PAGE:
Firstly, I’d like to say I’m really happy I found HTM Theory and this community! I started having similar ideas and concepts all the way back in 2006 (About when you guys started?), And I always knew us like-minded “Hierachical thinkers” will come together into a community some day
As my first practical step using HTM, I’m a simply attempting to load a CSV I created into HTM Studio. The timestamp is Unix timestamp in miliseconds. However, the timestamp doesn’t occur at the same interval for every row. It is quite random (at the millisecond/second resolution), and I’ve also combined both 1-minute-resolution data and 1-second-resolution-data in the same CSV. Rows are only added to the CSV in the event that a change in one of the columns occurs.
My questions are:
- Does it matter to the anomaly detection model if there are such gaps or randomness in interval?
- Does it matter to swarming or the prediction model if there are such gaps or randomness in interval?
- What can I do to change my data to better suit HTM Studio, if the gaps/randomness are indeed a problem?
For example, I’ve learned that in Machine Learning Algorithms, you need to basically copy the data from the last timestep into the current timestep, when you don’t have any new data for a given timestep, in order to preserve the last known data point for the Algorithm in that way.
The CSV file: https://pastebin.com/raw/j7mjCVXw
Thanks for the kind words.
Probably not. Remember that time is part of the encoding, so interval won’t really matter. There is only one dimension of time for HTM, same as us… the dimension of each moment coming after the previous one. But this dimension is not necessarily linear. As you have noted, sensors may not have regular sampling intervals when gather data. Chemicals in the brain may also affect how much energy is dedicated to processing certain important moments (fight or flight).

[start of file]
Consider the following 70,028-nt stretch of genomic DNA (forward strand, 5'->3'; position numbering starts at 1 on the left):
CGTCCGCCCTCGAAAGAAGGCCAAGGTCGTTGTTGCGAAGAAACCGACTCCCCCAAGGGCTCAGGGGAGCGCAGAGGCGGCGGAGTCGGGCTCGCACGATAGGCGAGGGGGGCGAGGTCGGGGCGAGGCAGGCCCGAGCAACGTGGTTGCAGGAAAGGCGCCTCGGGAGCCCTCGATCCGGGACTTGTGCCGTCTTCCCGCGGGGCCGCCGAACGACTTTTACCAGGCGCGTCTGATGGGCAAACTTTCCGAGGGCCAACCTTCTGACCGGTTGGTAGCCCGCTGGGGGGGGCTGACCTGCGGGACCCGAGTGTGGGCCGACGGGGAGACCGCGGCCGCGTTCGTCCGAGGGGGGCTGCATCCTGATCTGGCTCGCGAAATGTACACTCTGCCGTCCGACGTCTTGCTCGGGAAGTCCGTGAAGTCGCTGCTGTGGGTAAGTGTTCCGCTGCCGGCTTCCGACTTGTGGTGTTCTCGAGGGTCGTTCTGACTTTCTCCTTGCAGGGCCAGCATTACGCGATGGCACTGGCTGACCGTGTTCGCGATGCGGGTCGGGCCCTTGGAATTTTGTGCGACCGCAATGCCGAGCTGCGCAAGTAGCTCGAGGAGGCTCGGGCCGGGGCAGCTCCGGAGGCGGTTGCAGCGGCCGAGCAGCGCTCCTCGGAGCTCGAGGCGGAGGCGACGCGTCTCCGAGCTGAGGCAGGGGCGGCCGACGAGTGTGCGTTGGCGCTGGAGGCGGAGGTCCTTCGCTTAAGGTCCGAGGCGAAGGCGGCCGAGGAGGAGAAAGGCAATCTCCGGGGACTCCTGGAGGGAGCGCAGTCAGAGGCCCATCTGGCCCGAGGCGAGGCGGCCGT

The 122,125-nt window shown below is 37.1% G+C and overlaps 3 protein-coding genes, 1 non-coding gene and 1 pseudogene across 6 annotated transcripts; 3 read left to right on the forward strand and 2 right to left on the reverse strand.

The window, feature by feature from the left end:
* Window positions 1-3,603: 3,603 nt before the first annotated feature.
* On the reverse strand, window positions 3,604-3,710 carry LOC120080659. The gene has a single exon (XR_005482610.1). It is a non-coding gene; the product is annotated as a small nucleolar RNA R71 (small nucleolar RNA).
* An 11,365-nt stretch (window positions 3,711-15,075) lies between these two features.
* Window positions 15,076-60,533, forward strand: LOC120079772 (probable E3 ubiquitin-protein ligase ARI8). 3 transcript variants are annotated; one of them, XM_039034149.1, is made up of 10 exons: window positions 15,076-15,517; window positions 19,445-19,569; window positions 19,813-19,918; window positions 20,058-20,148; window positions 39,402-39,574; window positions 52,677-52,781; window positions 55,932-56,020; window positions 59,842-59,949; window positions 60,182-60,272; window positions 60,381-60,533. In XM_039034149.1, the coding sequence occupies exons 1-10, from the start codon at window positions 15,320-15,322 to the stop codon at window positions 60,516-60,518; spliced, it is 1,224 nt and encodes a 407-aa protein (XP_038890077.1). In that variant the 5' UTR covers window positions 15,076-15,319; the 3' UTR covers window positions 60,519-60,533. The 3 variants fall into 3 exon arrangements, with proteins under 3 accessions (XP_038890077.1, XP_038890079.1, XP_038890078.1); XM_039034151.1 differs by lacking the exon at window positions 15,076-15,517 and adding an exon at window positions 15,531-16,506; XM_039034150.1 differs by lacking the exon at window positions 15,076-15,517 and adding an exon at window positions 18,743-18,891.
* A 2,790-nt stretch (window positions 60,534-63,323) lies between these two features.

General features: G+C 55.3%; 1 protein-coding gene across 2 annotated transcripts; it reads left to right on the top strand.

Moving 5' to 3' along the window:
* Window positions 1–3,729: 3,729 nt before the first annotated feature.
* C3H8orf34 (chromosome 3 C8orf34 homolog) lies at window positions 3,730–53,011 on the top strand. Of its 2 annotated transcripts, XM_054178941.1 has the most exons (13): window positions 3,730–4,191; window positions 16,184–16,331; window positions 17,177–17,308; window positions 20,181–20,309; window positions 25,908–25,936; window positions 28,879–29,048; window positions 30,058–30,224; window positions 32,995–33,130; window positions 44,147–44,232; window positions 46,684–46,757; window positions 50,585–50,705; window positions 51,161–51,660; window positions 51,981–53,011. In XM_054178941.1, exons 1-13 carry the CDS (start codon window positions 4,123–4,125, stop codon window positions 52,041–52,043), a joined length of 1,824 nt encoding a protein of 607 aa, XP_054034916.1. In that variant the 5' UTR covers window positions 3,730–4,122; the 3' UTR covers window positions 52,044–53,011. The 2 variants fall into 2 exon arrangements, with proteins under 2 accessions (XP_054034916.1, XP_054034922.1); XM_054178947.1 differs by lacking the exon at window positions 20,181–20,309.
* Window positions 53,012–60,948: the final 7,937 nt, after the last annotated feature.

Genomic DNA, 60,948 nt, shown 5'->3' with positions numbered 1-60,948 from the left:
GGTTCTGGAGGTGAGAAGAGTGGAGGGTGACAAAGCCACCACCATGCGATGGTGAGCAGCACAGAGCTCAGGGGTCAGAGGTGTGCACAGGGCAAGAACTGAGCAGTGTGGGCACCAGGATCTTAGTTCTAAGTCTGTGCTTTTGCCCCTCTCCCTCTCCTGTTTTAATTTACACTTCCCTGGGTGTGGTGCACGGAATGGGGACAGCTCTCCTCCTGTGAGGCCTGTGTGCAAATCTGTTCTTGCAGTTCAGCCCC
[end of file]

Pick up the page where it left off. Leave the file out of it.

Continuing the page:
For extracting predictions, however, random intervals makes the problem much harder, because have to think about these moments and predict what comes next. To do this, we have to understand the function of time in the equation. If it is linear (all data points are equally spaced), this makes the problem easy. But if there is any randomness, the problem becomes much, much harder.
Don’t use swarming if you are doing scalar anomaly detection. Swarming is tuned to a predicted field, and getting the best predicted values for that particular field. It doesn’t translate well to anomaly detection, IMO. We have a set of model params we use for scalar anomaly detection, I would start there.
You can pre-process your data by aggregating it into a regular interval. There are many ways to do this, which are outside the scope of this conversation. (If someone has advice, please break off a thread from this post.)
But if you just want anomalies, it won’t be a problem. I just ran your data through HTM Studio, and it seems to work:
At least I assumed this was the anomaly you were expecting it to find? It saw it both in volume and close.